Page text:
Related to the question of provocation as function is the question of dexterity of form. If the piece operates on an intellectual level when the audience is provoked to what extent might they enjoy the piece on an emotional level either due to provocation of idea or the form of the piece in its own right. Such a question is difficult but the issue of dexterity must come to the fore. Perhaps the Glass Menagerie is a useful example. Ostensibly a collection of everyday animal trinkets arranged with a minimum of dexterity on an everyday table, how can the audience be expected [to engage] on an emotional level? Sadly this challenge also applied to several other pieces. Such opening up of the artistic process to those not naturally ‘gifted’ is to be thoroughly recommended at an individual level but when placed in front of an audience different criteria are at work. If it looks mundane, sounds, mundane and feels mundane then it probably is mundane!?
And yet I finish by being confounded by my own arguments. Having been prompted to spend an enjoyable hour thinking, reflecting, arguing with myself and ultimately to articulate vague, half formed ideas I have to thank the curator and all the artists involved for a wonderful experience.”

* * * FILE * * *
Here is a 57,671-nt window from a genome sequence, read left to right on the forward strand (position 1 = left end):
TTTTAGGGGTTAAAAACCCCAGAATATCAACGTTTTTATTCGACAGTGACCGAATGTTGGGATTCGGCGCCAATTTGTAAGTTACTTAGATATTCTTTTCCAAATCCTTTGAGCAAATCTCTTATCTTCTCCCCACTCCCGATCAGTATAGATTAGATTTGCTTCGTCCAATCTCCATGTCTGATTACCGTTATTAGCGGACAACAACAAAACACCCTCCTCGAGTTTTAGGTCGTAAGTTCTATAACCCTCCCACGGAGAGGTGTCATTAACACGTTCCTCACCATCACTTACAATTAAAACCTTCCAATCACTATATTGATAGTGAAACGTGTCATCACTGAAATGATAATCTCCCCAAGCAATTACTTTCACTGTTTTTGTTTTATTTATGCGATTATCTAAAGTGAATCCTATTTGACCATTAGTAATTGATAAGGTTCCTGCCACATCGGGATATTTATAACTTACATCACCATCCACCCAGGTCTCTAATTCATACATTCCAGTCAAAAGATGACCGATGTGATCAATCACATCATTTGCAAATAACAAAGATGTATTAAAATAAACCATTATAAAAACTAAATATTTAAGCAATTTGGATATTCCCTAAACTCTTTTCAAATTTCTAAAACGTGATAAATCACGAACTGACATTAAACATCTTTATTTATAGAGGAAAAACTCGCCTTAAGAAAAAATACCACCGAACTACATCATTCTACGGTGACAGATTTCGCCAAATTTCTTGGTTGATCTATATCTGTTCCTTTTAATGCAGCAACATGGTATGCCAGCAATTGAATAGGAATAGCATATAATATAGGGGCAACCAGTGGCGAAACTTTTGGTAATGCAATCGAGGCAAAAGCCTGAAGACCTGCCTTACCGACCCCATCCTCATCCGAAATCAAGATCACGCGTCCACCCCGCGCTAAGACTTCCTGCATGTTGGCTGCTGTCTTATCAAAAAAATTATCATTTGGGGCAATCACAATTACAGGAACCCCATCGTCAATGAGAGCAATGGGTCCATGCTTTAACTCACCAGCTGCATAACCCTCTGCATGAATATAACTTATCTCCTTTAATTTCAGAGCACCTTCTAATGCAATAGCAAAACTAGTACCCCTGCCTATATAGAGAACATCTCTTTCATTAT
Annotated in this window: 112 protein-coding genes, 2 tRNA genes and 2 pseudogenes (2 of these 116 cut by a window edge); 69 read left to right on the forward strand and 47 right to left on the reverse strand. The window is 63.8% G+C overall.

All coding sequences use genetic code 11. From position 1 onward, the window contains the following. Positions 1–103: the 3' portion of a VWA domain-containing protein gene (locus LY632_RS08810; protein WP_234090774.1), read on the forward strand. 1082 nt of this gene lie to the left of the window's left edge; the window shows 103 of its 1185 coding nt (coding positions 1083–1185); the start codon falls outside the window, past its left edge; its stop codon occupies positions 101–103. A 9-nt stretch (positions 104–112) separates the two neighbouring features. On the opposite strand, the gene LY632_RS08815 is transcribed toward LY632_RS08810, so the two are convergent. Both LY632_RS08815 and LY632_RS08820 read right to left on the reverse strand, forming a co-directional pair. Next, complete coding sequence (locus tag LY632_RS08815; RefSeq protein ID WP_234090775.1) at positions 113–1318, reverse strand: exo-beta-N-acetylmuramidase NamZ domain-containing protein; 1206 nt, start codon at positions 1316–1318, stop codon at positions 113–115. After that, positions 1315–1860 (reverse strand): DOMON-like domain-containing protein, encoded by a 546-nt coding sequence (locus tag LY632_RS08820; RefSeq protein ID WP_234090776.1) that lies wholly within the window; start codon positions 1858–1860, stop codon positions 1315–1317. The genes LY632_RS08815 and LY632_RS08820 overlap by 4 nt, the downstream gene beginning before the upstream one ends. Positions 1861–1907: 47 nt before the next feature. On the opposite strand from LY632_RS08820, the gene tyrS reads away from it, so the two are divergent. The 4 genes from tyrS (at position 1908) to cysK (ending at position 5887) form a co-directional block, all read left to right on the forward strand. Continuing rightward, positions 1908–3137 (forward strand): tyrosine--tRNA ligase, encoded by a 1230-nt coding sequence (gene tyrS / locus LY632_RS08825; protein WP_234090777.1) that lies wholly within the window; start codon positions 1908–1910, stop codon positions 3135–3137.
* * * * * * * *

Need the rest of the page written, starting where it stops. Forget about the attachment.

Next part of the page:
My first response to Jeremy’s criticism to provocation by the artworks and their failure to do so is – this expectation is a limitation, unrealistic and a function of the ‘society of the spectacle’ as discussed in Guy Debord’s book by the same name, the postmodern world in other words. That is not to suggest however, that artworks should not strive to achieve this, but the desire for artworks to ‘provoke’, I suggest, is the result of a consumerist society. What happens if this expectation is removed and the artworks are viewed on face value – ‘what you see is what you get’, which is related to J.G. Ballard’s quote, ‘you find what you’re looking for’. If this were the expectation rather than provocation Jeremy would feel justified to like or dislike a work and not feel troubled that somehow the work was lacking because it didn’t provoke or that his own intellect was lacking because he ‘didn’t get it’. If this expectation to provoke was removed, artists would also feel less pressure to be shocking or provocative. How much art is made to this aim? And how numb have we become to this measure? I can answer that and I’m sure you can too. Without the expectation to provoke perhaps art would be made to communicate instead, which I suggest is as provocative a stroke as any contrivance to provocation.